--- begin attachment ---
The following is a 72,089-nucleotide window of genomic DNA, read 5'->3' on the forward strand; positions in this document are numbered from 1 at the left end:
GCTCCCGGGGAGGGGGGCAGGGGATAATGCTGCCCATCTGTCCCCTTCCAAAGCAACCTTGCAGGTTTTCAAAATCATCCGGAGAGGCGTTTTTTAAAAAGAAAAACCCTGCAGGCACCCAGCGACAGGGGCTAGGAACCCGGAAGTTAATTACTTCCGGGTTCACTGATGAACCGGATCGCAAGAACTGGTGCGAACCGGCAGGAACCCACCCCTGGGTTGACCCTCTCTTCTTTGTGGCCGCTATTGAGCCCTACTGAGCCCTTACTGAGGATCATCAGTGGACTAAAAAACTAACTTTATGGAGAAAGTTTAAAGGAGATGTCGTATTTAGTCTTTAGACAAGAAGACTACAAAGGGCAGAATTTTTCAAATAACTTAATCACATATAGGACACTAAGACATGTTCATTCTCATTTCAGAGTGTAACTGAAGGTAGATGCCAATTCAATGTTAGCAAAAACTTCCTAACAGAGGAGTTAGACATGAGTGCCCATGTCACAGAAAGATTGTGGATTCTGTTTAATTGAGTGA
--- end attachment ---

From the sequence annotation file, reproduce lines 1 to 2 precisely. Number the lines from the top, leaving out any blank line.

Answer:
The following is a 72,089-nucleotide window of genomic DNA, read 5'->3' on the forward strand; positions in this document are numbered from 1 at the left end:
GCTCCCGGGGAGGGGGGCAGGGGATAATGCTGCCCATCTGTCCCCTTCCAAAGCAACCTTGCAGGTTTTCAAAATCATCCGGAGAGGCGTTTTTTAAAAAGAAAAACCCTGCAGGCACCCAGCGACAGGGGCTAGGAACCCGGAAGTTAATTACTTCCGGGTTCACTGATGAACCGGATCGCAAGAACTGGTGCGAACCGGCAGGAACCCACCCCTGGGTTGACCCTCTCTTCTTTGTGGCCGCTATTGAGCCCTACTGAGCCCTTACTGAGGATCATCAGTGGACTAAAAAACTAACTTTATGGAGAAAGTTTAAAGGAGATGTCGTATTTAGTCTTTAGACAAGAAGACTACAAAGGGCAGAATTTTTCAAATAACTTAATCACATATAGGACACTAAGACATGTTCATTCTCATTTCAGAGTGTAACTGAAGGTAGATGCCAATTCAATGTTAGCAAAAACTTCCTAACAGAGGAGTTAGACATGAGTGCCCATGTCACAGAAAGATTGTGGATTCTGTTTAATTGAGTGA